Diagnostic Imaging Services
Advanced Diagnostic Tools for Faster Treatment
Modern medicine wouldn't be what it is today without high-tech diagnostic imaging. Physicians use imaging tests to diagnose disease and injury. In this rapidly evolving medical field, we've made a commitment to stay at the forefront by acquiring state-of-the-art imaging equipment that can take images of your body's structures with remarkable clarity and detail, making diagnosis even faster and more accurate.
Whether you're admitted to our Emergency Department or need an outpatient procedure, you may undergo one of the following imaging tests:
- CT (computed tomography) scan
- MRI (magnetic resonance imaging) scan
- Nuclear scan
- Bone Density scan
The Versatility of CT Scanning
Perhaps no other type of scanner is as utilitarian as CT. These scanners use powerful, focused X-ray pulses to capture detailed cross-sections of the body, including soft tissues, bone, and blood vessels. CTs are useful for detecting cancers -such as brain tumors or cancer in the lungs or abdomen -kidney stones, bleeding, infections, and fractures. In SGVMC's emergency room, our CT scanner is invaluable for fast scans of traumatic internal injuries, as well as rapid diagnosis of strokes.
SGVMC has one of the most advanced CT scanners in the area – the Toshiba Aquilion™ 128 CT Scanner. The Aquilion delivers uncompromising image quality - showing even the smallest vessels and tissue, like those in the heart and lungs - for quick and precise disease detection. And, the Aquilion requires a much smaller radiation dose than other CTs, which is a significant factor in improving patient safety.
Diagnosing with MRI
Like CTs, MRls show cross-sections of the body, but they use a magnetic field and radio waves to create high resolution 3-D images. MRIs work best for showing soft tissues and organs that contain water, as opposed to bone. SGVMC radiologists use MRIs to examine countless areas of the body and detect conditions such as tumors, blood clots, poor blood flow, bleeding, infections, and joint problems. MRIs may also be used as an adjunct test to mammography for women at high risk of breast cancer. San Gabriel Valley Medical Center's newly installed 1.5 Teslar MRI provides physicians with extraordinarily detailed images to help them diagnosis disease and injury.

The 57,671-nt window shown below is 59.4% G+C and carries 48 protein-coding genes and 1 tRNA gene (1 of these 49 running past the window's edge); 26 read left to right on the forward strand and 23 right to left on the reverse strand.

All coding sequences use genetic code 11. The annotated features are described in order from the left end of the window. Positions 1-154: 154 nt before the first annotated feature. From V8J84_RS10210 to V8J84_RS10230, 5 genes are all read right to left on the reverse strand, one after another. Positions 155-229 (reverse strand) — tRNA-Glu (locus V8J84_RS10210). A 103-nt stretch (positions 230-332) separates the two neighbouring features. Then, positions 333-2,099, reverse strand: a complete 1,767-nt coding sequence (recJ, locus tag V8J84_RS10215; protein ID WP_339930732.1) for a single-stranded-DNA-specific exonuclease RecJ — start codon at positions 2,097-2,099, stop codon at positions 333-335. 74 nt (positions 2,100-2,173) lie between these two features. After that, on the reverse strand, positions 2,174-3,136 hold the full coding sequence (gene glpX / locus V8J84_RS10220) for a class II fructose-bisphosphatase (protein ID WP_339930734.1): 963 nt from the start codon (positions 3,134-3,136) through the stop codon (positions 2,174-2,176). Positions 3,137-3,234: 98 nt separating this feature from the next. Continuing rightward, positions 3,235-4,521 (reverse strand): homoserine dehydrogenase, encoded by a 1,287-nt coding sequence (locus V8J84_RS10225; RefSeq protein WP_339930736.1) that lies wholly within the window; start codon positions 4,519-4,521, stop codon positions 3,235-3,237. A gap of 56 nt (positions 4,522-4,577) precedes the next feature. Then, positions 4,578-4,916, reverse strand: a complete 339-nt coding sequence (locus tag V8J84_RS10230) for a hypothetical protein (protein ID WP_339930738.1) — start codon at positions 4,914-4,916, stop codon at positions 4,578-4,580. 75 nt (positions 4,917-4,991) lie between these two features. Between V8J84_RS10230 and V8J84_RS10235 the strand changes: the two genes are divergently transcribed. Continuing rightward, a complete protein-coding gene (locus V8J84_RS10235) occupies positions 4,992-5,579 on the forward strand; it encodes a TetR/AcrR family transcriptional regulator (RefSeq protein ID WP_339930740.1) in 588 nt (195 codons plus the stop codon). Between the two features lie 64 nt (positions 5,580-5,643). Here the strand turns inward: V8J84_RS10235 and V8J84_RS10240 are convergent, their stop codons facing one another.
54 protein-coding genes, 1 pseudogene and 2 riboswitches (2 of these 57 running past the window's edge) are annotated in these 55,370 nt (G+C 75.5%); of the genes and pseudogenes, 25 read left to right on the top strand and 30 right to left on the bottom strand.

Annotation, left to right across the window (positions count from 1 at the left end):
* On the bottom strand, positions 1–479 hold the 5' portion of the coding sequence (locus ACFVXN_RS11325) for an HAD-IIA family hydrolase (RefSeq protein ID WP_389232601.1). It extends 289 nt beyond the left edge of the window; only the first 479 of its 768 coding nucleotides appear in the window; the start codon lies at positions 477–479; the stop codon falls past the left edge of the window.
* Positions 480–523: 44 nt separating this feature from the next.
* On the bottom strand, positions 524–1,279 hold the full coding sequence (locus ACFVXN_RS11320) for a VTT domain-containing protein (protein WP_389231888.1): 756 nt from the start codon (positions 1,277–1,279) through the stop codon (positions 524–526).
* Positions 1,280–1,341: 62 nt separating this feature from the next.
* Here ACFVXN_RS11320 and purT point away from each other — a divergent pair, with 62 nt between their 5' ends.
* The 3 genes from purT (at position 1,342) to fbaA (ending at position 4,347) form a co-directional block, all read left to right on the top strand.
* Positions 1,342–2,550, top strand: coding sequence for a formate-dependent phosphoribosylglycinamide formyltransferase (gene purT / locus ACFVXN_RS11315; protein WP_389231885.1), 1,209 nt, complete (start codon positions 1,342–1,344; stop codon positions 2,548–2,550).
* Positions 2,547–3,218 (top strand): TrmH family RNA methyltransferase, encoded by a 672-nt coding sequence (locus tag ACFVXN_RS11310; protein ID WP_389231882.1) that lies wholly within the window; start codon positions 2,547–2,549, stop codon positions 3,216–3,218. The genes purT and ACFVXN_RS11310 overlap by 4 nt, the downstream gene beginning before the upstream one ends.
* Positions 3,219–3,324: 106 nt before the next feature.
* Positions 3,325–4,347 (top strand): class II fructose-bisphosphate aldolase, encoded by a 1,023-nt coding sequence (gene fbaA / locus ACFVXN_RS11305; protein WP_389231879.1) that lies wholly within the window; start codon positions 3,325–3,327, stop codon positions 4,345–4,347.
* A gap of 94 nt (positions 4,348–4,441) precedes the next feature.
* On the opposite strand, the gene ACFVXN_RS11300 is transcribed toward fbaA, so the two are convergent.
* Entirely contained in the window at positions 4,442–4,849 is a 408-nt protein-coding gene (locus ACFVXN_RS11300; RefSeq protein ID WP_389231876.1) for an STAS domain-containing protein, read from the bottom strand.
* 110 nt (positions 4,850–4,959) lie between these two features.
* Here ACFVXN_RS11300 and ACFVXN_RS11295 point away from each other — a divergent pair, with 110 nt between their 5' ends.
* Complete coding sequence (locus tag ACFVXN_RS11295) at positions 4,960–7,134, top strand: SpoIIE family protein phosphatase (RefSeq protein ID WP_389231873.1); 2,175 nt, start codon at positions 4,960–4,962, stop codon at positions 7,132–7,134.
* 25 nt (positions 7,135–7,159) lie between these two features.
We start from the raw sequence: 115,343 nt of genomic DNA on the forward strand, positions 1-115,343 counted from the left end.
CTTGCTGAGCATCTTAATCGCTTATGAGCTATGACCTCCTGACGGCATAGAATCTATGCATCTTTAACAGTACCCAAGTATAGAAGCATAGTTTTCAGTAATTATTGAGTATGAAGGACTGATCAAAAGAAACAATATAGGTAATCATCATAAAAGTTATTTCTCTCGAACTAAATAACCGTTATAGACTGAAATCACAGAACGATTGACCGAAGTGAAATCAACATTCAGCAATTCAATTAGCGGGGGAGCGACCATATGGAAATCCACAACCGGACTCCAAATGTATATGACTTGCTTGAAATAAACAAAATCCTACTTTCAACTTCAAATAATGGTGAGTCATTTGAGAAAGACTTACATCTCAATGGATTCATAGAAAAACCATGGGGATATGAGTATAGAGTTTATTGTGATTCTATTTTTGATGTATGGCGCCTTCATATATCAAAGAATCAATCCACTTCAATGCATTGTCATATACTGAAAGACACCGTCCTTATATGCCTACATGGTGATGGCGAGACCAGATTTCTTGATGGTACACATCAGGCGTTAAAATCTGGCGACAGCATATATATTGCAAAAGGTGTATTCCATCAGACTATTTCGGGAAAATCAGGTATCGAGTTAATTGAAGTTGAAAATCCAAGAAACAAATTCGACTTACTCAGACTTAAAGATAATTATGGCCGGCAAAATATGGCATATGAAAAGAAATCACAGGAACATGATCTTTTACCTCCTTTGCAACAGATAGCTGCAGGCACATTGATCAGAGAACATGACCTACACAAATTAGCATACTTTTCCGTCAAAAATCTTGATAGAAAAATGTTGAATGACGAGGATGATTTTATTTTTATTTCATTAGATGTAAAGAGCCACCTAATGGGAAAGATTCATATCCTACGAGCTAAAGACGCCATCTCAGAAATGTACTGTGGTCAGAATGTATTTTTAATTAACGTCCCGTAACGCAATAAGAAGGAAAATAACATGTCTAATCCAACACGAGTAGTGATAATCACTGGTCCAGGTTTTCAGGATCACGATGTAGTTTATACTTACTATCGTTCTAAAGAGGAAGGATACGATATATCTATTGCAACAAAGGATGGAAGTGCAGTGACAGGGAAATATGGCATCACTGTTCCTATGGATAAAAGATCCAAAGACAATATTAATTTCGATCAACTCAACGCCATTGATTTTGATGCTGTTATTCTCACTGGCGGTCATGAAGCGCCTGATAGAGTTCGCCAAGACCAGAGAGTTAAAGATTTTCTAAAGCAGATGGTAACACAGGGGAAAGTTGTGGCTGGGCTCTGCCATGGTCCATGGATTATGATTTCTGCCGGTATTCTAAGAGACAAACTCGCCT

Nuclear Scanning with the GE (TM) Infinia Hawkeye ®
Nuclear medicine has been a fundamental component of diagnostic imaging for years. Nuclear medicine cameras have a special niche; they can show not only the structure of an area of the body, but also how it functions. During the test, a radioactive tracer is injected, which circulates through the body. The camera detects the location and concentration of this tracer. This highly specialized camera can help diagnose blood-flow irregularities, problems in the thyroid, damaged heart tissue, and tumors.
SGVMC was the first hospital in California to acquire the GE Infinia Hawkeye Nuclear Medicine Camera.
Concerned About Osteoporosis?
If you're a woman past menopause, take note: osteoporosis -a potentially crippling bone disease, afflicts 50 percent of postmenopausal Caucasian and Asian women.
The good news; Osteoporosis is preventable and treatable.
At SGVMC, you can check your risk for osteoporosis with bone density testing, an advanced technology called DXA (short for dual-energy x-ray absorptiometry) which safely, accurately, and painlessly measures bone mineral density.
During a comprehensive examination with DXA, you lay comfortably still on a padded table while the DXA unit scans two or more areas, usually the fracture-prone hip and spine. Unlike typical x-ray machines, radiation exposure during bone densitometry is extremely low -less than the radiation exposure during a coast-to-coast airline flight. The entire process takes only minutes to complete, depending on the number of sites scanned. It involves no injections or invasive procedures, and patients remain fully clothed. DXA is a fast, convenient and precise way to measure bone density, and uncover vertebral fracture to help determine a woman's risk of developing osteoporosis and future fractures.
To schedule a bone density scan, please call (626) 570-6520.